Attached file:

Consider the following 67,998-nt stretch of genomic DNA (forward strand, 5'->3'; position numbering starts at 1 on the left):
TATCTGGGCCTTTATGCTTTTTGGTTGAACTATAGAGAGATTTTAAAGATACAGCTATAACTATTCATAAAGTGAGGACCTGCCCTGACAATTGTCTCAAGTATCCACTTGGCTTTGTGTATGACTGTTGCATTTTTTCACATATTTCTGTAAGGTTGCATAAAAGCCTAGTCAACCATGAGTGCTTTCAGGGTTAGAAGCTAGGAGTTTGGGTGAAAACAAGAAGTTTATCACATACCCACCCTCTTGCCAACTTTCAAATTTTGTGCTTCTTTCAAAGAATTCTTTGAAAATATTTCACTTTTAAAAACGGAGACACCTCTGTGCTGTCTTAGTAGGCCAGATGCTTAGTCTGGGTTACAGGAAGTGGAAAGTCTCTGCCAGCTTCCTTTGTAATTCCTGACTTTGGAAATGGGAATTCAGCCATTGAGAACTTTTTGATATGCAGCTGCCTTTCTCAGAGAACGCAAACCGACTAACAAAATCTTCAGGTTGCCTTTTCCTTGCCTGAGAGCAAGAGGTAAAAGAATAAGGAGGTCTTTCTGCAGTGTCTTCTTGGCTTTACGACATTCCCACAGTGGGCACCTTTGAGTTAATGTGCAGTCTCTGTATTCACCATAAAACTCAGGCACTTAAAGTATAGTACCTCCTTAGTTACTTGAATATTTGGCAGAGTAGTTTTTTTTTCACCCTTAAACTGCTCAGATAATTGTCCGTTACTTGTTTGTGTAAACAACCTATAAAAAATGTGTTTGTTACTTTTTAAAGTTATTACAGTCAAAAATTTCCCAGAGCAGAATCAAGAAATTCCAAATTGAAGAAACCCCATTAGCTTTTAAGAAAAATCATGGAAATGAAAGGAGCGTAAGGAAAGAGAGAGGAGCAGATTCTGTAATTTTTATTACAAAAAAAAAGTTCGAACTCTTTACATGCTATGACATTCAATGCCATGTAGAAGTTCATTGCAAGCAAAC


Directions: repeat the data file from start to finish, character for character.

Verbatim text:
Consider the following 67,998-nt stretch of genomic DNA (forward strand, 5'->3'; position numbering starts at 1 on the left):
TATCTGGGCCTTTATGCTTTTTGGTTGAACTATAGAGAGATTTTAAAGATACAGCTATAACTATTCATAAAGTGAGGACCTGCCCTGACAATTGTCTCAAGTATCCACTTGGCTTTGTGTATGACTGTTGCATTTTTTCACATATTTCTGTAAGGTTGCATAAAAGCCTAGTCAACCATGAGTGCTTTCAGGGTTAGAAGCTAGGAGTTTGGGTGAAAACAAGAAGTTTATCACATACCCACCCTCTTGCCAACTTTCAAATTTTGTGCTTCTTTCAAAGAATTCTTTGAAAATATTTCACTTTTAAAAACGGAGACACCTCTGTGCTGTCTTAGTAGGCCAGATGCTTAGTCTGGGTTACAGGAAGTGGAAAGTCTCTGCCAGCTTCCTTTGTAATTCCTGACTTTGGAAATGGGAATTCAGCCATTGAGAACTTTTTGATATGCAGCTGCCTTTCTCAGAGAACGCAAACCGACTAACAAAATCTTCAGGTTGCCTTTTCCTTGCCTGAGAGCAAGAGGTAAAAGAATAAGGAGGTCTTTCTGCAGTGTCTTCTTGGCTTTACGACATTCCCACAGTGGGCACCTTTGAGTTAATGTGCAGTCTCTGTATTCACCATAAAACTCAGGCACTTAAAGTATAGTACCTCCTTAGTTACTTGAATATTTGGCAGAGTAGTTTTTTTTTCACCCTTAAACTGCTCAGATAATTGTCCGTTACTTGTTTGTGTAAACAACCTATAAAAAATGTGTTTGTTACTTTTTAAAGTTATTACAGTCAAAAATTTCCCAGAGCAGAATCAAGAAATTCCAAATTGAAGAAACCCCATTAGCTTTTAAGAAAAATCATGGAAATGAAAGGAGCGTAAGGAAAGAGAGAGGAGCAGATTCTGTAATTTTTATTACAAAAAAAAAGTTCGAACTCTTTACATGCTATGACATTCAATGCCATGTAGAAGTTCATTGCAAGCAAAC